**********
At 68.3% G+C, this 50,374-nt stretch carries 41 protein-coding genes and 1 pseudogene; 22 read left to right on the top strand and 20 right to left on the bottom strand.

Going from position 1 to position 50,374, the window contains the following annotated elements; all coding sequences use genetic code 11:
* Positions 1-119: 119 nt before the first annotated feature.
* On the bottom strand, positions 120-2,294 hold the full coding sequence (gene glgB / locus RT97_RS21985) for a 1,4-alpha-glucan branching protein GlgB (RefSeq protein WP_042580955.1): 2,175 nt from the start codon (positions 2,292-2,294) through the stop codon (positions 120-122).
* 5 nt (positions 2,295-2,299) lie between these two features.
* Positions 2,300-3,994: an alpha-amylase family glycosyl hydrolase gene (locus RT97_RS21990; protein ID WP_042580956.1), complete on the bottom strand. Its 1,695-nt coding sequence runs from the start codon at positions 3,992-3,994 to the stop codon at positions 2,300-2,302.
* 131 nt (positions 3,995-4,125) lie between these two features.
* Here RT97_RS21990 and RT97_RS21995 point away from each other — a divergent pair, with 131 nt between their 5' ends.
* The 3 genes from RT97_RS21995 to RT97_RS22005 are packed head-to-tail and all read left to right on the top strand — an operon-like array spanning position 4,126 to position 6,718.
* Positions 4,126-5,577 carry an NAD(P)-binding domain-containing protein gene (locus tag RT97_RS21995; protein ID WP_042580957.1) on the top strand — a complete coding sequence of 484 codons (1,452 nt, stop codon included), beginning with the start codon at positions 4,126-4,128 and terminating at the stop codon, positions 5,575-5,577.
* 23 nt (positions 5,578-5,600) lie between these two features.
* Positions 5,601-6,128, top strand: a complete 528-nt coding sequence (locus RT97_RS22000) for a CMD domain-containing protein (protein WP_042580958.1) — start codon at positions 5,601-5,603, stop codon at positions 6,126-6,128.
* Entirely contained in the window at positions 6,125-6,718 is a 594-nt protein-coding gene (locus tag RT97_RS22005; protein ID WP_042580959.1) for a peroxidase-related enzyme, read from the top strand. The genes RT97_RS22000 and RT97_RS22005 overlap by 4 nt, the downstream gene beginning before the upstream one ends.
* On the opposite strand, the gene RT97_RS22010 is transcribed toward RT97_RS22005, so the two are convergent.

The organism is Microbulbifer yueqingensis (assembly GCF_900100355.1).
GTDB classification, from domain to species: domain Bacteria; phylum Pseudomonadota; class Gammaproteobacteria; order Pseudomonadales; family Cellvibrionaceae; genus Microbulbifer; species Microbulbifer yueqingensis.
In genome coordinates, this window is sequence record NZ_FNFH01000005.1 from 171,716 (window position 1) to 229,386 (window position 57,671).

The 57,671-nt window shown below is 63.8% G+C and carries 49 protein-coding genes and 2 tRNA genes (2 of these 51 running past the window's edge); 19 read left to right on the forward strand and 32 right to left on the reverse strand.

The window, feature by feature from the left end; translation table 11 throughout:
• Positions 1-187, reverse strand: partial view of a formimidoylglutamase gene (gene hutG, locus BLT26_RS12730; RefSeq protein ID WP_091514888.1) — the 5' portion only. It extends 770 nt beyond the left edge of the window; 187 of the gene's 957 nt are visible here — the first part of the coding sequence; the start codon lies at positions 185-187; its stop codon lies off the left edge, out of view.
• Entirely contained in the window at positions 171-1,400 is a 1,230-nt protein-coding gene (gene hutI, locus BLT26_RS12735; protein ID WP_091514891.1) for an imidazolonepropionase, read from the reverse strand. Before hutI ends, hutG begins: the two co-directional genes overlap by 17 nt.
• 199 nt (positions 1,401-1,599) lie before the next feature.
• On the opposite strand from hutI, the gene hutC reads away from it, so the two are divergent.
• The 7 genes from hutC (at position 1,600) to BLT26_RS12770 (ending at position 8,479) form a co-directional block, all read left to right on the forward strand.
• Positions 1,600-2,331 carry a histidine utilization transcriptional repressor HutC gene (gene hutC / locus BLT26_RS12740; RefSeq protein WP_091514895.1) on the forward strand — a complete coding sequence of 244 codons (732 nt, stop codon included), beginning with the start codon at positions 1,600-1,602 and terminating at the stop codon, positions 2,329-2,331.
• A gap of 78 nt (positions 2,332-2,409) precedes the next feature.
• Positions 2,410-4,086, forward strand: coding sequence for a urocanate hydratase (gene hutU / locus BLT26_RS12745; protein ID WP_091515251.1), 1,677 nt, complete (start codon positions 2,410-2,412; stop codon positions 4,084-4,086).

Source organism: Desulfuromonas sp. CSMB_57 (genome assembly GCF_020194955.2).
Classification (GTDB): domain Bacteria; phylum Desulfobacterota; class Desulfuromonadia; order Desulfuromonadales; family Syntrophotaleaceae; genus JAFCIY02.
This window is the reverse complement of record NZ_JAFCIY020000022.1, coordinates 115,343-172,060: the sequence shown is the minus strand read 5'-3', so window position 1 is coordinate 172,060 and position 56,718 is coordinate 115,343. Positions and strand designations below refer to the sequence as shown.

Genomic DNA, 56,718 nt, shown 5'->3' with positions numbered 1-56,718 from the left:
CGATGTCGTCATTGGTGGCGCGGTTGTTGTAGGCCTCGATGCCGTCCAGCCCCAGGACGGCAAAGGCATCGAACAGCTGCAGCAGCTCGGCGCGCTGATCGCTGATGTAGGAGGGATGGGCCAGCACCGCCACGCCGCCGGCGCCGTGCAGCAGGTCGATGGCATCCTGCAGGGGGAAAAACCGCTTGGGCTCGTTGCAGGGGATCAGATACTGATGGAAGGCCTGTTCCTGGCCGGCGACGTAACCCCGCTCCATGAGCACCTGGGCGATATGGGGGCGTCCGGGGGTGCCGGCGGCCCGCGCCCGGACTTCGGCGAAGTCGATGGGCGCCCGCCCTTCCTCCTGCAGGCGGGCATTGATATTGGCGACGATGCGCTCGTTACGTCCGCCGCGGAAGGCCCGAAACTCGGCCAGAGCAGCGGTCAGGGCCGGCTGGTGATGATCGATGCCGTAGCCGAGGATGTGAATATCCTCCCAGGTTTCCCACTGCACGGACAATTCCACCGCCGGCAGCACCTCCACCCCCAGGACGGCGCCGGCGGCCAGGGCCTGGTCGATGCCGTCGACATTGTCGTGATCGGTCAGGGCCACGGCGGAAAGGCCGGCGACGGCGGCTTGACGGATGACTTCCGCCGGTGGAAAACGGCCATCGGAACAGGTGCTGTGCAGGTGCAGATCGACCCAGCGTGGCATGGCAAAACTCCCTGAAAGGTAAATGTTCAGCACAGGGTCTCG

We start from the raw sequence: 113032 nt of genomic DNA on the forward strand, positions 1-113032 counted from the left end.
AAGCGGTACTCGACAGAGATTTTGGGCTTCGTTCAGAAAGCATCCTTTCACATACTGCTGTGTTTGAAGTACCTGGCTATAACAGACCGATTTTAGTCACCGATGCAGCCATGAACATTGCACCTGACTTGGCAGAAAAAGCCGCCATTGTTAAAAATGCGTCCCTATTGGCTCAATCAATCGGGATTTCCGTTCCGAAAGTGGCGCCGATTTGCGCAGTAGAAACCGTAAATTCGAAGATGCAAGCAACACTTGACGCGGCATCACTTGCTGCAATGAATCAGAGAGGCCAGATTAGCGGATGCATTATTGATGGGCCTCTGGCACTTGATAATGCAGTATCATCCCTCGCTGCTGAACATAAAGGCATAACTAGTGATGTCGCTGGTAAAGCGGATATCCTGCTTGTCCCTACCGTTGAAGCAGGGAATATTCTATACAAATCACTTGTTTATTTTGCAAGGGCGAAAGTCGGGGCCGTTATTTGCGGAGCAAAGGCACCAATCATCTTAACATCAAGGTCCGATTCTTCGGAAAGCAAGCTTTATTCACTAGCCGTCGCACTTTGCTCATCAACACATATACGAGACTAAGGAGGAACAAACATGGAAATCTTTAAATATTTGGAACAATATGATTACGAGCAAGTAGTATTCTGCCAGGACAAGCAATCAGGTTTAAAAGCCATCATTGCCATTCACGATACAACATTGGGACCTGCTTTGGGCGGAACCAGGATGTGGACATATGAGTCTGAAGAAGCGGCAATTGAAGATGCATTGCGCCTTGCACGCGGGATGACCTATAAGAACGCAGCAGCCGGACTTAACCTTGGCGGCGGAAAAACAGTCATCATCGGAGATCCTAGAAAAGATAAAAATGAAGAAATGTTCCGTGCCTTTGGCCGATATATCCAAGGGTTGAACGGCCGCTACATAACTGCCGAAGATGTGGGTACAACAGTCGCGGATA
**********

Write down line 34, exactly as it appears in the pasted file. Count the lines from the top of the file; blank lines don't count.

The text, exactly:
AAGCGGTACTCGACAGAGATTTTGGGCTTCGTTCAGAAAGCATCCTTTCACATACTGCTGTGTTTGAAGTACCTGGCTATAACAGACCGATTTTAGTCACCGATGCAGCCATGAACATTGCACCTGACTTGGCAGAAAAAGCCGCCATTGTTAAAAATGCGTCCCTATTGGCTCAATCAATCGGGATTTCCGTTCCGAAAGTGGCGCCGATTTGCGCAGTAGAAACCGTAAATTCGAAGATGCAAGCAACACTTGACGCGGCATCACTTGCTGCAATGAATCAGAGAGGCCAGATTAGCGGATGCATTATTGATGGGCCTCTGGCACTTGATAATGCAGTATCATCCCTCGCTGCTGAACATAAAGGCATAACTAGTGATGTCGCTGGTAAAGCGGATATCCTGCTTGTCCCTACCGTTGAAGCAGGGAATATTCTATACAAATCACTTGTTTATTTTGCAAGGGCGAAAGTCGGGGCCGTTATTTGCGGAGCAAAGGCACCAATCATCTTAACATCAAGGTCCGATTCTTCGGAAAGCAAGCTTTATTCACTAGCCGTCGCACTTTGCTCATCAACACATATACGAGACTAAGGAGGAACAAACATGGAAATCTTTAAATATTTGGAACAATATGATTACGAGCAAGTAGTATTCTGCCAGGACAAGCAATCAGGTTTAAAAGCCATCATTGCCATTCACGATACAACATTGGGACCTGCTTTGGGCGGAACCAGGATGTGGACATATGAGTCTGAAGAAGCGGCAATTGAAGATGCATTGCGCCTTGCACGCGGGATGACCTATAAGAACGCAGCAGCCGGACTTAACCTTGGCGGCGGAAAAACAGTCATCATCGGAGATCCTAGAAAAGATAAAAATGAAGAAATGTTCCGTGCCTTTGGCCGATATATCCAAGGGTTGAACGGCCGCTACATAACTGCCGAAGATGTGGGTACAACAGTCGCGGATA